Associated Press, May 4, 2013
Featuring: Jorge Pinon
Venezuela has the world’s largest oil reserves, but PDVSA’s production, earnings and income all appear to be on a downward slide and its debts to suppliers rose 35 percent. “The government of Venezuela today uses PDVSA as its petty cash box to lead populist social programs,” said Jorge R. Pinon, associate director of the Latin America and Caribbean Program at the University of Texas, Austin. “Whatever capital is left in PDVSA is being mismanaged, mismanaged because they’re just not focused on running the company. … They’re focused on building hospitals and schools.”
American paleoecologist Dr. Robert Dull believes he’s pretty much solved the mystery behind a catastrophic global climate change event from the sixth century. As the new History series “Perfect Storms” shows, Dull has found solid circumstantial evidence that an eruption at El Salvador’s Lake Ilopango volcano was the cause of the so-called Dust Veil of AD 536, when a thick dust and ash cloud over the Northern Hemisphere cooled parts of the Earth and led to millions of deaths.
The Canadian Press, April 5, 2013
Featuring: Robert Dull
Bloomberg, April 3, 2013
Featuring: Michelle Foss
Canada is pulling ahead of the U.S. in a contest to be the first exporter of liquefied natural gas from the North American shale bonanza to Asia’s $150 billion LNG market. “The smart money is going to Canada” to export LNG, said Michelle Foss, chief energy economist at the Center for Energy Economics at the University of Texas’ Bureau of Economic Geology. “They don’t have any objections to exporting gas and it’s closer to Asia, which cuts down on shipping costs.”
Christian Science Monitor, March 27, 2013
Featuring: Jorge Pinon
Some 17 countries receive shipments of crude or refined oil products with preferential repayment terms under the Petrocaribe energy pact. But some nations fear oil shipments could stop post-Chávez. ”Any cut to Petrocaribe would be disastrous for countries” that receive Venezuelan oil under such deals, says Jorge Piñon, an energy analyst and Caribbean specialist at The University of Texas at Austin. “It’s become an integral part of their economies.”
A tectonic plate that disappeared millions of years ago has turned up in Central California and Mexico. New research from Brown University found that part of the Baja region of Mexico and part of central California near the Sierra Nevada mountains sit upon slabs of this long-lost plate. It’s a big breakthrough in how we think about California’s 100-million-year-old geology. Sean Gulick, a geophysicist from the University of Texas at Austin’s Institute for Geophysics, gives Take Two a little lesson in plate tectonics to understand the discovery.
Take Two, Southern California Public Radio, March 20, 2013.
Featuring: Sean Gulick
Can magnetic nanoparticles injected deep underground with hydraulic fracturing liquids reveal detailed dimensions of shale rock fractures and track movements of gas molecules? Can other particles — that change form when they encounter oil — be “interrogated” for clues about the amounts of oil in dense shale formations? These are among the goals of the Advanced Energy Consortium (AEC), headquartered at the Bureau of Economic Geology at the University of Texas, Austin.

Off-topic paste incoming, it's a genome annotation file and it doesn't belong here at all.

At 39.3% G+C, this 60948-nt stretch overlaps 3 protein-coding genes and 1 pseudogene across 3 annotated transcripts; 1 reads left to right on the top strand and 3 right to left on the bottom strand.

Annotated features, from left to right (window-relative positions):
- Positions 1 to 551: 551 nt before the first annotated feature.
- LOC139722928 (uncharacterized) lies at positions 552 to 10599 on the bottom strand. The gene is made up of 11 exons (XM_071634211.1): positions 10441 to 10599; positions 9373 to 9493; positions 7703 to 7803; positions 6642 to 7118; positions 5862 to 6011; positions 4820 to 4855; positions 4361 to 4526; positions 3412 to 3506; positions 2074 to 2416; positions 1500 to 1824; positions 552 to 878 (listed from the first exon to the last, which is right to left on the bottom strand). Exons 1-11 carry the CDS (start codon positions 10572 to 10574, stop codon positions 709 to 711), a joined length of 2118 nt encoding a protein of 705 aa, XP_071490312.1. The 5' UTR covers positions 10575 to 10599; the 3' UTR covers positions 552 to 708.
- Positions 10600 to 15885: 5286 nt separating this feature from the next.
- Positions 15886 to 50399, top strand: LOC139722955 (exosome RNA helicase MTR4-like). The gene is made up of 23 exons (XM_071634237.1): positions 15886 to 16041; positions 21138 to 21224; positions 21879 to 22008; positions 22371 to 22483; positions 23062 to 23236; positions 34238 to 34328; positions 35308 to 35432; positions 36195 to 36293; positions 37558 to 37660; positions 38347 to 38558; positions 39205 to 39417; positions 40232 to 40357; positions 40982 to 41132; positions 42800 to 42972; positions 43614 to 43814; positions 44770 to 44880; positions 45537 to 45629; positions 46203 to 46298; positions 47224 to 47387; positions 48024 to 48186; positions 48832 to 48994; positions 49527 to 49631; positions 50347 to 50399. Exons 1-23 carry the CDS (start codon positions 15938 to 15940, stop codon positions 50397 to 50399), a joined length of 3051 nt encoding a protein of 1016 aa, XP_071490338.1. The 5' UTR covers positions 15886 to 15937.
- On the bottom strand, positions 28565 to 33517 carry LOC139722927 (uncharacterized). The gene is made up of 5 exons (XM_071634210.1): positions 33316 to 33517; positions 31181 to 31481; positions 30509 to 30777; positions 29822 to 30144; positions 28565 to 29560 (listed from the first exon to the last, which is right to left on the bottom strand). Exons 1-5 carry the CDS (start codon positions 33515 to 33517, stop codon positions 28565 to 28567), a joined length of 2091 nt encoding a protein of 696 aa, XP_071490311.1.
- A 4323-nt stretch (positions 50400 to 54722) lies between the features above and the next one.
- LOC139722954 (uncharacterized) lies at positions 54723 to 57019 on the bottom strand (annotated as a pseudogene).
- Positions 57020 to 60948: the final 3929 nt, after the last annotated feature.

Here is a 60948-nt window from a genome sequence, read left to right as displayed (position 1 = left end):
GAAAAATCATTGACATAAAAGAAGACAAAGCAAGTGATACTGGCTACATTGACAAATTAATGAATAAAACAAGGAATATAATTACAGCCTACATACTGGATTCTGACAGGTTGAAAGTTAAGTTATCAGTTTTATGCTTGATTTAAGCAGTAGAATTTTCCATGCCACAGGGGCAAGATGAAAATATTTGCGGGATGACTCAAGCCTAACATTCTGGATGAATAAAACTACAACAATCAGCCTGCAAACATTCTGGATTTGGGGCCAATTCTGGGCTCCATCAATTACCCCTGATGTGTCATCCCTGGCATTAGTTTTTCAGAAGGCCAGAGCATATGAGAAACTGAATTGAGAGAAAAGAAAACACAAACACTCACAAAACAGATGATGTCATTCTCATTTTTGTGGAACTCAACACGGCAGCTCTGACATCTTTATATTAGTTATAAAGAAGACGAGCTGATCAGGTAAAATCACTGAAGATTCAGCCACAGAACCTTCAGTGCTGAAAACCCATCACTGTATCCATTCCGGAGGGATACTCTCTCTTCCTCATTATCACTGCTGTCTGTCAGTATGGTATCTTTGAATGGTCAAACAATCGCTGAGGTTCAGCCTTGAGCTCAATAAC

EnergyWire, March 15, 2013
Featuring: Mohsen Ahmadian, Scott Tinker
The front page of The Wall Street Journal and scores of media outlets across the country reported that U.S. natural-gas production will accelerate over the next three decades, providing the strongest evidence yet that the energy boom remaking America will last for a generation. The conclusion is based on new research from a team led by Scott Tinker and Svetlana Ikonnikova of the Bureau of Economic Geology, which is conducting the most comprehensive survey to-date of the major unconventional shale gas basins in North America. The first results forecast gradually declining but steady production from the Barnett Shale, based on the first-ever survey of actual well data from the formation.
Wall Street Journal, NPR, Reuters, CNBC, Bloomberg Businessweek, RigZone, Austin American-Statesman, Houston Chronicle (Fuel Fix Blog), Ft. Worth Star Telegram, StateImpact (NPR/KUT), Feb. 28-Mar. 5, 2013
Featuring: Scott Tinker
Evidence of a miniscule force that could exist between two particle spins over long distances could be lurking in magnetized iron under the Earth’s surface. That is the conclusion of a new study by physicists Larry Hunter and colleagues at Amherst College in Massachusetts, together with Jung-Fu “Afu” Lin of the University of Texas at Austin’s Jackson School. The team has used our planet’s vast stores of polarized spin to place exacting limits on the existence of interactions mediated by hypothetical particles, which include the existentially evocative “unparticle.”
LiveScience, Boston Globe (blog), Physics World, TG Daily, Feb. 21-22, 2013
Featuring: Jung-Fu “Afu” Lin
Will Venezuela continue to subsidize Cuban oil supplies post-Chavez? “The impact of Cuba losing that arrangement would be disastrous,” said Jorge Pinon, an oil expert at the University of Texas’ Center for International Energy and Environmental Policy.
CNN, Jan.. 22, 2013
Featuring: Jorge Pinon
Congress has now agreed to give some $60 billion to states damaged by Hurricane Sandy. A lot will go to Long Island, one of the hardest hit areas. Besides damages to homes and businesses, its system of protective barrier islands and beaches were partially washed away. Scientists are trying to find out where that sand and sediment went, and whether it can be used to rebuild Long Island’s defenses.
NPR, January 29, 2013
Featuring: John Goff, Jamie Austin, Cassandra Browne